Graying Japan: Over 10% of population above 80, nearly 30% beyond retirement age

Japan’s demographic crisis has reached a new milestone as the government announced that more than 10 per cent of its population is now aged 80 or older. This revelation comes as part of a larger issue for the rapidly aging nation, with over 29.1 per cent of its citizens falling into the category of elderly, defined as age 65 and above — the highest rate in the world.

The Ministry of Internal Affairs and Communications released these alarming statistics to mark Respect for the Aged Day, a public holiday in Japan. The country is grappling not only with an aging population but also a declining birth rate and a shrinking workforce, all of which have the potential to strain funding for pensions and healthcare as the demand from the elderly surges.

Japan’s population has been steadily decreasing since its economic boom in the 1980s. The country’s fertility rate stands at a meager 1.3, far below the 2.1 needed to maintain a stable population, even without immigration. This demographic imbalance has led to more deaths than births for over a decade, presenting a mounting challenge for leaders of the world’s third-largest economy.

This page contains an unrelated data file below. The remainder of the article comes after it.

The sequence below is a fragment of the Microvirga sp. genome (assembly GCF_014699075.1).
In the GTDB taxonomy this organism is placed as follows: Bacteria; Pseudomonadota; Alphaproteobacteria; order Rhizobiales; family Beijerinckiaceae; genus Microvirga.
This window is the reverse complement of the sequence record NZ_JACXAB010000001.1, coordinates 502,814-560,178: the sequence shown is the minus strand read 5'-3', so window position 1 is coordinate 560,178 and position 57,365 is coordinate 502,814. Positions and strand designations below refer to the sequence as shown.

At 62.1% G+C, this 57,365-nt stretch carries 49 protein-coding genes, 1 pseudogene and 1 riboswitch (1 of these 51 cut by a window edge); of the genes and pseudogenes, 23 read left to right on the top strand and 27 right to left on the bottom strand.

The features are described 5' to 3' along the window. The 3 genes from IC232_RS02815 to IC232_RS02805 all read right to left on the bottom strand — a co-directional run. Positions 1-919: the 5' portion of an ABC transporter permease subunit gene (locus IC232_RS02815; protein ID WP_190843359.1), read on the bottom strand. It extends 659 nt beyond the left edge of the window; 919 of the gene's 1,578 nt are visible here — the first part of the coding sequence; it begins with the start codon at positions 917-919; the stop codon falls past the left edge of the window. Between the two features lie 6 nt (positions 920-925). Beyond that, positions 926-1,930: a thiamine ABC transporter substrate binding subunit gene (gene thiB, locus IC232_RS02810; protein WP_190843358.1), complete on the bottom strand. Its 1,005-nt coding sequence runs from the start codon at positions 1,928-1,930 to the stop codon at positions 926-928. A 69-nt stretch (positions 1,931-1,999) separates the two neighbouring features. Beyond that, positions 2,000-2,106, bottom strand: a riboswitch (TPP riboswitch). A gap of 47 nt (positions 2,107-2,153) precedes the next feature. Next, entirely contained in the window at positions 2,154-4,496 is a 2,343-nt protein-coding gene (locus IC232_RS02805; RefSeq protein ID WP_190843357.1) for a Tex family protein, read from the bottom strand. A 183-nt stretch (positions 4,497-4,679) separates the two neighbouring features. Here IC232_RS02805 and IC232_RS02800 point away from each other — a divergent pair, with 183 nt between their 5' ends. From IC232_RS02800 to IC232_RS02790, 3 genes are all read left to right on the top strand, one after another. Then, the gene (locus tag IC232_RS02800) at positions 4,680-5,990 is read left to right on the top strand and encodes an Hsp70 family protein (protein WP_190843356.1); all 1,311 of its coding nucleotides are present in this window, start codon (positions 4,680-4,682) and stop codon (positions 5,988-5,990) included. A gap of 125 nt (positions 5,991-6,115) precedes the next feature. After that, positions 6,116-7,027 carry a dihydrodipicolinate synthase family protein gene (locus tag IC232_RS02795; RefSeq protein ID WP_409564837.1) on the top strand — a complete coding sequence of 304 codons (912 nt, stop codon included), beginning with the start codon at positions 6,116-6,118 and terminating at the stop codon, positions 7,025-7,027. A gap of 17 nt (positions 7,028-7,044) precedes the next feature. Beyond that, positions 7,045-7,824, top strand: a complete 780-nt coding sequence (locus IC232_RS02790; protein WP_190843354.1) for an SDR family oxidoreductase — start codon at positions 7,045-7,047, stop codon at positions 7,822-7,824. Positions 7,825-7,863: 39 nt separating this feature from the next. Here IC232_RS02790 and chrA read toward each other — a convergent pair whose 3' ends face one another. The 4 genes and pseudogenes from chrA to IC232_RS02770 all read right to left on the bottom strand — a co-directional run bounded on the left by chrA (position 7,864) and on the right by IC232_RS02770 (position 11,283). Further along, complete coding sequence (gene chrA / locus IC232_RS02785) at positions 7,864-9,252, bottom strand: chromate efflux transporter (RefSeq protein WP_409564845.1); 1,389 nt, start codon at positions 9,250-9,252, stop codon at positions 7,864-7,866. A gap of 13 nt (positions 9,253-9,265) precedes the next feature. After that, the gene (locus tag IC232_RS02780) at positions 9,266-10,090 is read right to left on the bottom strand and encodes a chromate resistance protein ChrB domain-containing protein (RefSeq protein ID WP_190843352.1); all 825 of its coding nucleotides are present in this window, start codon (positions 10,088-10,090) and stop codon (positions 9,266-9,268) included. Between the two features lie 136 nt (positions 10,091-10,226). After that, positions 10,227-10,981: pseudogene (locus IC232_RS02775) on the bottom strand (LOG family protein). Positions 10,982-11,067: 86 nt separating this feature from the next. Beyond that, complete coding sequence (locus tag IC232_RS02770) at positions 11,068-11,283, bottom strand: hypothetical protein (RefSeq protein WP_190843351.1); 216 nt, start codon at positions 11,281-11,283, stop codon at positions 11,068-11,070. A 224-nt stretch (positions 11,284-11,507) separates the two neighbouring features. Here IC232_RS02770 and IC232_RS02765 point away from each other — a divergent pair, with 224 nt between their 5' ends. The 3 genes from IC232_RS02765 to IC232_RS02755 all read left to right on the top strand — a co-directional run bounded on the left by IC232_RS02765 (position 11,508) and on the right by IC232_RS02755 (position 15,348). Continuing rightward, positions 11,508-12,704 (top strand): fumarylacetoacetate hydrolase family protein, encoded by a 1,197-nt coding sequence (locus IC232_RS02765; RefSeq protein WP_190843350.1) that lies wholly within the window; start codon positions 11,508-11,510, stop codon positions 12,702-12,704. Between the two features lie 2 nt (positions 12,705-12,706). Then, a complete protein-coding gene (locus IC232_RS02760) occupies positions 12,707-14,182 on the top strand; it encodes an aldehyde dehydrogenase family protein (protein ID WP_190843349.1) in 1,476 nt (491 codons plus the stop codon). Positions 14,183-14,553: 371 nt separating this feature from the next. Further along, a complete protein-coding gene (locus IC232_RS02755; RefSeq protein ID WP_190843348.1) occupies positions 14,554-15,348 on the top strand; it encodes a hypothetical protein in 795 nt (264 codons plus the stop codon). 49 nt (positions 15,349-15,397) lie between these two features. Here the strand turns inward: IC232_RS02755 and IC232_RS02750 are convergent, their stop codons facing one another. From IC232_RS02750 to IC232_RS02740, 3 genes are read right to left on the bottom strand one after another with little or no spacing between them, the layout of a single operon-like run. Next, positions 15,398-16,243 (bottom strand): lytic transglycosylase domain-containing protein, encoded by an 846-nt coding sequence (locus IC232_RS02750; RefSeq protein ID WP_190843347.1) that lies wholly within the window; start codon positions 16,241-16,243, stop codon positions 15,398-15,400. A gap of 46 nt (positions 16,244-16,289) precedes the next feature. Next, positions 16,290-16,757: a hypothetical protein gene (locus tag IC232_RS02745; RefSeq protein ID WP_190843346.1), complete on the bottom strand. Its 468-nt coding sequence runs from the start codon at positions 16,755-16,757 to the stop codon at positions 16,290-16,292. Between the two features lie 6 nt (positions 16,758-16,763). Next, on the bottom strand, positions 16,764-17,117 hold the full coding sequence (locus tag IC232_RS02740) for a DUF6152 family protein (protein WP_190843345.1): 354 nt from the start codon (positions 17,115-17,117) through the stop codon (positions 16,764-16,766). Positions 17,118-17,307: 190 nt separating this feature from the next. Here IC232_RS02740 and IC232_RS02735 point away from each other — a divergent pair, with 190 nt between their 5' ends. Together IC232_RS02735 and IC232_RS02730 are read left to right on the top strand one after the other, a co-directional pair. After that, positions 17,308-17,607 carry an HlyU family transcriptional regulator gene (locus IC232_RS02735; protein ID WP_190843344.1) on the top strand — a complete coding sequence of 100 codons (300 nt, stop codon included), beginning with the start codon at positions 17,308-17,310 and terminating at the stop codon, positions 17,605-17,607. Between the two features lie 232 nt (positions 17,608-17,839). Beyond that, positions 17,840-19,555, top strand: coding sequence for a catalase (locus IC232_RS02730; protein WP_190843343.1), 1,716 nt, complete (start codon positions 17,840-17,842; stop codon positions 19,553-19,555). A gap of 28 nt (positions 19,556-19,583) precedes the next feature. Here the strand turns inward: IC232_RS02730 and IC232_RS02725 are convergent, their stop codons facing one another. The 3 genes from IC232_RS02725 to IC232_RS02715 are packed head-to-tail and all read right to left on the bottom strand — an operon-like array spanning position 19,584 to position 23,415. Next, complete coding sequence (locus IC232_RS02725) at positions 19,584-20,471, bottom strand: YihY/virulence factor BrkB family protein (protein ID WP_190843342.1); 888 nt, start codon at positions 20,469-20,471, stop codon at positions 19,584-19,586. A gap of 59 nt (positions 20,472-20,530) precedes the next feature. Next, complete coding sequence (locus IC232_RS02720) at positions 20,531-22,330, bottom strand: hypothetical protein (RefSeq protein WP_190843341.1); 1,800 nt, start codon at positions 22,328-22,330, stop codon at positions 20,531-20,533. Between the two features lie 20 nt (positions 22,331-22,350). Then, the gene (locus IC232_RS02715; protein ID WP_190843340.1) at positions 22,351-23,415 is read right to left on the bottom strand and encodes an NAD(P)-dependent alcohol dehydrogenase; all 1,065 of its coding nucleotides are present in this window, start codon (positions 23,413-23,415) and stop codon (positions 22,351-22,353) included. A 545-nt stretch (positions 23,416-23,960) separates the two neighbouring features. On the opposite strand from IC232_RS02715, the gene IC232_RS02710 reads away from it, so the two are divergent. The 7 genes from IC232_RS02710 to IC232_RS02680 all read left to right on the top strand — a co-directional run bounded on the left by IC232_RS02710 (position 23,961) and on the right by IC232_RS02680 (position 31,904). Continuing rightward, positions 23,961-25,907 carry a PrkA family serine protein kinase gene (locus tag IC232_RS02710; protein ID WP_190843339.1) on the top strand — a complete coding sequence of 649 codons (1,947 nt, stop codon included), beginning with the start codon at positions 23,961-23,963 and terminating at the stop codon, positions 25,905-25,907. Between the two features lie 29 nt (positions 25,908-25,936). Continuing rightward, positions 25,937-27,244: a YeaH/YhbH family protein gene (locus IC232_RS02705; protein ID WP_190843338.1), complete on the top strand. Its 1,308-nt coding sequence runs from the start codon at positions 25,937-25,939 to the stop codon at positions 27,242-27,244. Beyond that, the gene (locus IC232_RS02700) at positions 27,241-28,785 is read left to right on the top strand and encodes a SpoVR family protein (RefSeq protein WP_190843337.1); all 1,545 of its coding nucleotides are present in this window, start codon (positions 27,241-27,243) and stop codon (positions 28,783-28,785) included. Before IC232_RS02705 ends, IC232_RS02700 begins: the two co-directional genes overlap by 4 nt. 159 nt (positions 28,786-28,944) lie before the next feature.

Besides, Japan boasts one of the highest life expectancies globally, which contributes to the expanding elderly population.

In response to the growing labor shortage and to reinvigorate its slowing economy, the Japanese government has actively encouraged seniors and stay-at-home mothers to re-enter the workforce in the past decade. While this initiative has achieved some success, with a record 9.12 million elderly workers in Japan, it cannot fully offset the social and economic impacts of the demographic crisis.

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Workers aged 65 and above now constitute more than 13 per cent of the national workforce, according to the Ministry of Internal Affairs and Communications. Japan’s elderly employment rate is also among the highest compared to major economies.

Prime Minister Fumio Kishida expressed his concerns about Japan’s ability to maintain essential social functions earlier this year, warning that the country was “on the brink of not being able to maintain social functions.” He emphasized that child-rearing support was the government’s “most important policy” and that addressing the issue “simply cannot wait any longer.”

Japan’s neighboring countries, including China, South Korea, Singapore, and Taiwan, are grappling with similar demographic crises, as they struggle to encourage young people to have more children amid rising living costs and social discontent.

Edited By:

Vadapalli Nithin Kumar

Published On:

Sep 19, 2023

My Name is Arun Jain I have done B.Tech in Computer Science and currently working with Love to cook and write blogs . Cook-eat-blog-cook-eat-blog.............

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